When is it time to make a staff change?
|As managers and business owners, we often struggle with when it is time to let an employee go. If you are asking yourself if someone is right for their position, then you probably already know it is time to let them go. The challenge comes when we convince ourselves that things will get better, so we give it more time.The decision to delay terminating an employee comes from a multitude of places. Here are the common excuses I hear from business owners:
– “Sally really needs this job and has a lot of personal problems. I feel for her and don’t want to add to her misery.”
– “If I let Eric go, I won’t have someone to cover the Thursday shift and I really don’t want to have to do it myself.”
– “I don’t have time to look for someone new and train them!”
– “Evan tries really hard and is really dedicated. Maybe someday he will stop making so many mistakes.”
Do any of these statements sound familiar? I admit it. I’ve used all of them to some degree at one point in time in my career. As an objective outsider, I tell my clients, these are not legitimate reasons to keep an employee. As a business owner myself, I know it can be a difficult decision to make. There are four questions that are helpful to address when contemplating the future of an employee at your organization. The first two questions address the skill level and attitude of the employee. The next two questions address your role in the employee’s success.
The Employee’s Fit
Does the employee have the skills to be successful in the position? This is a straightforward question yet often difficult to answer. You must have seen something in the employee during the hiring process to indicate he has the skills necessary to be effective in the position. If you come to the conclusion now that he doesn’t have the necessary skills, you have to admit you were wrong in your initial assessment. This can be difficult for some of us. It is important to take a step back and objectively evaluate the skill level of the employee. If you come to the conclusion that he does not have the necessary skills to be successful, you then need to determine if further training will get him to where you need him to be. If you have exhausted all training options, then you have your answer.
Does the employee have a positive attitude? An employee’s poor attitude can be expressed in several forms. It could be blatant with episodes of insubordination or more subtle with constant excuses for lateness or not getting a task completed correctly. It may even take the form of an employee doing the minimum amount necessary to get the job done. The most telltale sign is typically shown on the employee’s face- is it a smile or frown?
An important factor to consider when discussion an employee’s attitude concerns a change in attitude. If the employee has been with you for a while and suddenly has had an attitude change, you owe it to the employee to ask questions to find out the cause of the attitude change. If there is something going on at home, sometimes just bringing the new attitude to the employee’s attention can cause a change in the employee.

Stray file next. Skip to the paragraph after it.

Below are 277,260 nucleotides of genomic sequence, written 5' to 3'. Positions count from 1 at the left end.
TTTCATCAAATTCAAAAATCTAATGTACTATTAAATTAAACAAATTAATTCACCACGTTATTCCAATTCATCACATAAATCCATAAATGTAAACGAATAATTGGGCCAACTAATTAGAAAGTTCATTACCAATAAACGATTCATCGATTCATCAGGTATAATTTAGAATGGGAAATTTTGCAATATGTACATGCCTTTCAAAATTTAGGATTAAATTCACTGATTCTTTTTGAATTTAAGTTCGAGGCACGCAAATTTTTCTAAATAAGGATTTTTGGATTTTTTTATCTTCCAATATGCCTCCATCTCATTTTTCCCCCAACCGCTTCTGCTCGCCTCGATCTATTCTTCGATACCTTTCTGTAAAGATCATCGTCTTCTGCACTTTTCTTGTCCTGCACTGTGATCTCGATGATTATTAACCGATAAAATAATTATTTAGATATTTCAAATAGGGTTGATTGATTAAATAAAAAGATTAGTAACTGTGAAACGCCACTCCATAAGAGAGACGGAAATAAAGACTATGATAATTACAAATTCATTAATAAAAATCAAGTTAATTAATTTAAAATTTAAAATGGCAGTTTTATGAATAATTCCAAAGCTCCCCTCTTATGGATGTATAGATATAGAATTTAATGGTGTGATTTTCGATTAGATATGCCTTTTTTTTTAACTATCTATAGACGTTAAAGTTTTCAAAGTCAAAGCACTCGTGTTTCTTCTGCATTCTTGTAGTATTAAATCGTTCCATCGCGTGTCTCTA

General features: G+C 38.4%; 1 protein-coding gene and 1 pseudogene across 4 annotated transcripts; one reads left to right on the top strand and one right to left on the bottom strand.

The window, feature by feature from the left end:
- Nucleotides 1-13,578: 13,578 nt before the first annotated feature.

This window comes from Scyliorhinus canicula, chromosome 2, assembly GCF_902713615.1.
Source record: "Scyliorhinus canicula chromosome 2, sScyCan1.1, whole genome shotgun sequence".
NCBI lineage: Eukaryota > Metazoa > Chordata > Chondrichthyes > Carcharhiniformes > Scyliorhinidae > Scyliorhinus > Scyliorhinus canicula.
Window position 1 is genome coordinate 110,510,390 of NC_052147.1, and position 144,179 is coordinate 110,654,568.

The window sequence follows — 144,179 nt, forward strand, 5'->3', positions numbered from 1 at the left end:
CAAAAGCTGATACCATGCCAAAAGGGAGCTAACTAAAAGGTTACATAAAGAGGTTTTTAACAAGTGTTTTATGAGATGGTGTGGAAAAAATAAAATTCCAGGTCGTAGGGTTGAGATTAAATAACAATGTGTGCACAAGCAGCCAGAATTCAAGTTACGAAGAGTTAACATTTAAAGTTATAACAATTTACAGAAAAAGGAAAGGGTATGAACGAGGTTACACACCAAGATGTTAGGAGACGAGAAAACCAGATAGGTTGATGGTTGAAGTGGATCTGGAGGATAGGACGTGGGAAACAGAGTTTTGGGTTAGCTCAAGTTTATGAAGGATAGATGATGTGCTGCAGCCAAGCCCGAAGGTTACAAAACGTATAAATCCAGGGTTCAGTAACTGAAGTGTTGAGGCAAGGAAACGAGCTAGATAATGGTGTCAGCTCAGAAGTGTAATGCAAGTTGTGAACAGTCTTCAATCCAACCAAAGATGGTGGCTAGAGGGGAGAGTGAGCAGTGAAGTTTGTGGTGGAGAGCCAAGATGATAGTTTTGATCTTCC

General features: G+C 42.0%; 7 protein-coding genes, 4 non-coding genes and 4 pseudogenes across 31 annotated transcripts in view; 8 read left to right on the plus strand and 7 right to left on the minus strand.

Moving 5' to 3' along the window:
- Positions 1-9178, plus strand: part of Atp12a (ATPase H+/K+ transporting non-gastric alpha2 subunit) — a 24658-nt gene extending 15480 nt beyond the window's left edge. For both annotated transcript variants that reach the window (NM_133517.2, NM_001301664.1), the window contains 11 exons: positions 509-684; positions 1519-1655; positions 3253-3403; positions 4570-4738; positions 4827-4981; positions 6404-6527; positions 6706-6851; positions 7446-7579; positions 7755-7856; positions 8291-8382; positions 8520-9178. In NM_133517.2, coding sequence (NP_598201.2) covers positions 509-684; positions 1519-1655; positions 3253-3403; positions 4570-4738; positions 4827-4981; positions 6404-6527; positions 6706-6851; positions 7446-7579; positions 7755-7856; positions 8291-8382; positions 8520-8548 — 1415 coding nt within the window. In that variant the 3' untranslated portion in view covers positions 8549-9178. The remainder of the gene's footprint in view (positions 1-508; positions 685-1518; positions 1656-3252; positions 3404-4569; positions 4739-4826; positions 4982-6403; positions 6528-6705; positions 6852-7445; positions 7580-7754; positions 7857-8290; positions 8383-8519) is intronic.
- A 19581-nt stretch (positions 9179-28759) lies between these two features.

Your Role in Employee’s Success
Have you set clear expectations and communicated these expectations to the employee? I find that managers often respond to this question quickly with a resounding, “YES!” At further inspection, you may find that your expectations aren’t as clear to the employee as they are to you. Sitting down with your employee to discuss their job role, the results expected, and your standards ensure the employee knows your expectations. It is helpful to also have these expectations in writing and ask your employee to sign it.
Have you provided the employee with the necessary resources? Ask yourself what training, equipment, procedures, supplies are needed to perform this job effectively? Does the employee have all of those resources available to him? If he needs to get additional information to perform his job, does he know where to get it? Sometimes I ask my clients to picture themselves in their employee’s position and to brainstorm everything you need to do your job without road blocks or frustrations. It is amazing how that can change your perspective of the situation.
Do you have an employee that is keeping you up at night? Is this employee hindering the success of your business or organization? What steps do you need to take to put your organization back on track?
Andrea Hoffer brings a unique perspective to consulting and training. A small business owner with 35 employees herself, she knows first hand the everyday challenges of motivating employees, exceeding customer expectations, and meeting business and revenue goals.
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